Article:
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Aicha’s House

If you love Moroccan rugs but are also interested in the heritage of the Berber people who weave them, grab yourself a copy of the March edition of World of Interiors magazine.  It features Aicha’s home, a traditional clay walled house in the Atlas Mountains.  I visited a Berber house a few years ago, and Aicha’s home is laid out in the traditional way with life revolving around an interior courtyard, except that this is the only house in the village that’s painted. It stands facing the rising sun, with its back to the river and a view of the slopes and Argan trees which are used as supporting pillars for the house. Aicha has used a combination of her imagination, memories and traditional Berber motifs to decorate the walls. Everywhere (except the limewashed kitchen) the colour of the clay walls peeps through.

I can remember being astonished to see that cattle are kept in the basement, but there is method in this as the heat from the cow’s body warms the house above.  A metal rack in the kitchen holds all of the pots and pans needed for cooking and glasses for mint tea.  The fridge is only for occasional use and runs on bottled gas and the hen will only lay eggs in the hay stored for the cows! Read the full story and see all of the gorgeous images of this richly decorated organic Berber home in this month’s edition of the magazine.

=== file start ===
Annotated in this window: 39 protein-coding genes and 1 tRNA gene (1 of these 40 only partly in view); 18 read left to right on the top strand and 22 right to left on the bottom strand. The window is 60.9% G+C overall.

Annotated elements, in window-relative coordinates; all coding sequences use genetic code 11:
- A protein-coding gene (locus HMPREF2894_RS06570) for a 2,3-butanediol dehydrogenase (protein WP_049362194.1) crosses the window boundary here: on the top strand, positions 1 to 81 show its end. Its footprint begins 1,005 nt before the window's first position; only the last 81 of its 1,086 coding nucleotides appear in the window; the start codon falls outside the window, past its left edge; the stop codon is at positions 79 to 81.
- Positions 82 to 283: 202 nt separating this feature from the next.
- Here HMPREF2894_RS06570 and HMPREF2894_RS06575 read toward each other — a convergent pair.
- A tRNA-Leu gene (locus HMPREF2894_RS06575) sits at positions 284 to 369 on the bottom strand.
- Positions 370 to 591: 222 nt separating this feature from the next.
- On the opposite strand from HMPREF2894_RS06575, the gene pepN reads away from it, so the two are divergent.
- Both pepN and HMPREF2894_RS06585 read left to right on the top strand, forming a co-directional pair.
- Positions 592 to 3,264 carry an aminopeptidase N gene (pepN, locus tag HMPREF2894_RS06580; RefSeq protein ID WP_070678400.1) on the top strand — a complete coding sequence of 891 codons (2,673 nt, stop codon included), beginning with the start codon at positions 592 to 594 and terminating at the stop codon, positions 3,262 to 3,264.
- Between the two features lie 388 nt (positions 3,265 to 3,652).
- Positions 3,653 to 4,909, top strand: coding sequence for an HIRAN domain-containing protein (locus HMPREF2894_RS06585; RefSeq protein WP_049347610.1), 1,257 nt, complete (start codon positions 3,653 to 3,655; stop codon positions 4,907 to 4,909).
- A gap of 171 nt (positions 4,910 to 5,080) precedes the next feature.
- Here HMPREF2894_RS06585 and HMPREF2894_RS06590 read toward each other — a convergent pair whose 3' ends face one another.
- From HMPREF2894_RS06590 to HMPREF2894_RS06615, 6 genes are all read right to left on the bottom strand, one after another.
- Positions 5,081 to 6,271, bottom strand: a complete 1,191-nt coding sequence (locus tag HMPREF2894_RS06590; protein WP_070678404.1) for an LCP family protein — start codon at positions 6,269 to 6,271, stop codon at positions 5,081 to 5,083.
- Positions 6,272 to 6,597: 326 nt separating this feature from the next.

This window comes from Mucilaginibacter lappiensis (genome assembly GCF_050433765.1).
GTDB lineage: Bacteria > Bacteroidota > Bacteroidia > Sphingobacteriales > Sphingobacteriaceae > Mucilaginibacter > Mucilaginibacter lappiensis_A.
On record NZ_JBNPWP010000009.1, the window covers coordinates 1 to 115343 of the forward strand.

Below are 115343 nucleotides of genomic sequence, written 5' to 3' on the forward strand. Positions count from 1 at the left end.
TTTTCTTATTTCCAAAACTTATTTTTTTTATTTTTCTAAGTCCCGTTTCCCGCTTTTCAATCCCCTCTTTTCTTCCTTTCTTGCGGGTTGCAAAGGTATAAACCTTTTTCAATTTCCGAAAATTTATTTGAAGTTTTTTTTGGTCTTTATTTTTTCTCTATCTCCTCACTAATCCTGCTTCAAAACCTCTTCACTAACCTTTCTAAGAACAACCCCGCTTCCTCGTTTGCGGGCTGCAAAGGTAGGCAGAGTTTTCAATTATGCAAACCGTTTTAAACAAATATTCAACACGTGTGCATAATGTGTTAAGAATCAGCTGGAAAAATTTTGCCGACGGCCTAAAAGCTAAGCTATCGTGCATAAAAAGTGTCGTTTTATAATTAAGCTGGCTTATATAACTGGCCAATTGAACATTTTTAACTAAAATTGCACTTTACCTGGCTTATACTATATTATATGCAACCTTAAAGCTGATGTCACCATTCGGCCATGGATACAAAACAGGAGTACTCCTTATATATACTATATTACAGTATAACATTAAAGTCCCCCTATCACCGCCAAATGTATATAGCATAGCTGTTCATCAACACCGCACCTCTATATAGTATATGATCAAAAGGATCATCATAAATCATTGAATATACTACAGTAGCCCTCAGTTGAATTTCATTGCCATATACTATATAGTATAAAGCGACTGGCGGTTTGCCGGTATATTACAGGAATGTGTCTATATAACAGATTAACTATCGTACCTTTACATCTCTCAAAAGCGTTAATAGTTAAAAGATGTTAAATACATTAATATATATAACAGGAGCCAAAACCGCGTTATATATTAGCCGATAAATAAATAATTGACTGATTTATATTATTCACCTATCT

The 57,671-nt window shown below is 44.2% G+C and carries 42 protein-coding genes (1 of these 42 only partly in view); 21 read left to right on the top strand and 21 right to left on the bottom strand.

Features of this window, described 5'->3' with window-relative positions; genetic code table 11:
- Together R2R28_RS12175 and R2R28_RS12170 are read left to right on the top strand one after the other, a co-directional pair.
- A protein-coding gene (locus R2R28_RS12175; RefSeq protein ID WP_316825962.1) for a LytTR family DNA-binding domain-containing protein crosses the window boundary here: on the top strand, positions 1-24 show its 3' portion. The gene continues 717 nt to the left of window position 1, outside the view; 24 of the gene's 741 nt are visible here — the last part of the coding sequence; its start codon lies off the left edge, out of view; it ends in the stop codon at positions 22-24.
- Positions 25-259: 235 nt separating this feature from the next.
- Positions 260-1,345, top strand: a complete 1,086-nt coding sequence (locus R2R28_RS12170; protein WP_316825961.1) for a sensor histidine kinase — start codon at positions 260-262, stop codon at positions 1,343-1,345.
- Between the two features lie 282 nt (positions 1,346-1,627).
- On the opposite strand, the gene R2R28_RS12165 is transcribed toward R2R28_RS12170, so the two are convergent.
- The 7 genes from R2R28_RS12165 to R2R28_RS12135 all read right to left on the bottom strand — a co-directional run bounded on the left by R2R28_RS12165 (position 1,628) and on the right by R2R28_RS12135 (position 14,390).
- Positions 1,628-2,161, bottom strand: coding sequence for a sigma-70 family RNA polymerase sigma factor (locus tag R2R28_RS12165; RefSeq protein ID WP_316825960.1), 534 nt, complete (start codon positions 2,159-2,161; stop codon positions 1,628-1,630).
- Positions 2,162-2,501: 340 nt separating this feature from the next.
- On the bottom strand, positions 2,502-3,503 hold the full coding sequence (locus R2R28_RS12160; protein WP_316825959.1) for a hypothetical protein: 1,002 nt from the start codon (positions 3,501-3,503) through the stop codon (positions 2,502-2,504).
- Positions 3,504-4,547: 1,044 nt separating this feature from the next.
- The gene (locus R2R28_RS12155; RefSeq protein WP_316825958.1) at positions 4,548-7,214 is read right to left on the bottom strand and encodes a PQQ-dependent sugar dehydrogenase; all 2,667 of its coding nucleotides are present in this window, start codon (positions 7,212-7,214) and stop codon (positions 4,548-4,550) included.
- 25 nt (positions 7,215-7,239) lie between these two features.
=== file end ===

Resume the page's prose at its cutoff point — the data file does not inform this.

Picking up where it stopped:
Images courtesy of World of Interiors magazine. Photography by Marc Belli.

 

 

 

 

 

 

 

 

 

 

 

 

 

 

 

 

 

 

 

 

 

 

 

 

 

 

 

 

 

 

 

 

 

 

 

 

 

 

 

 

 

 

 

 

 

MODERN BERBER KILIMS

As we move towards the lighter warmer days of Spring, what better time to think about updating the look of your room with a colourful flatweave kilim instead of a pile rug.  They are perfect to add texture and colour to a wooden, tiled or stone floor. We always have a good selection of vintage Berber kilims available in Marrakech, but did you know that we offer a bespoke service for our modern Berber kilims? They are woven by hand in the traditional way in our exclusive workshop in the Atlas mountains and can be made to both your size and design specification with a lead time of approximately 4-6 weeks.  We understand how difficult it is to know exactly what your kilim will look like when it arrives, close up photos will show the colour and design but our samples will show you the weight, texture and thickness of our kilims. Please get in touch if you would like to see a sample, we have several different colourways available.

info@marbleandmint.co.uk

 

MARRAKECH – WHAT TO SEE ACCORDING TO JASPER CONRAN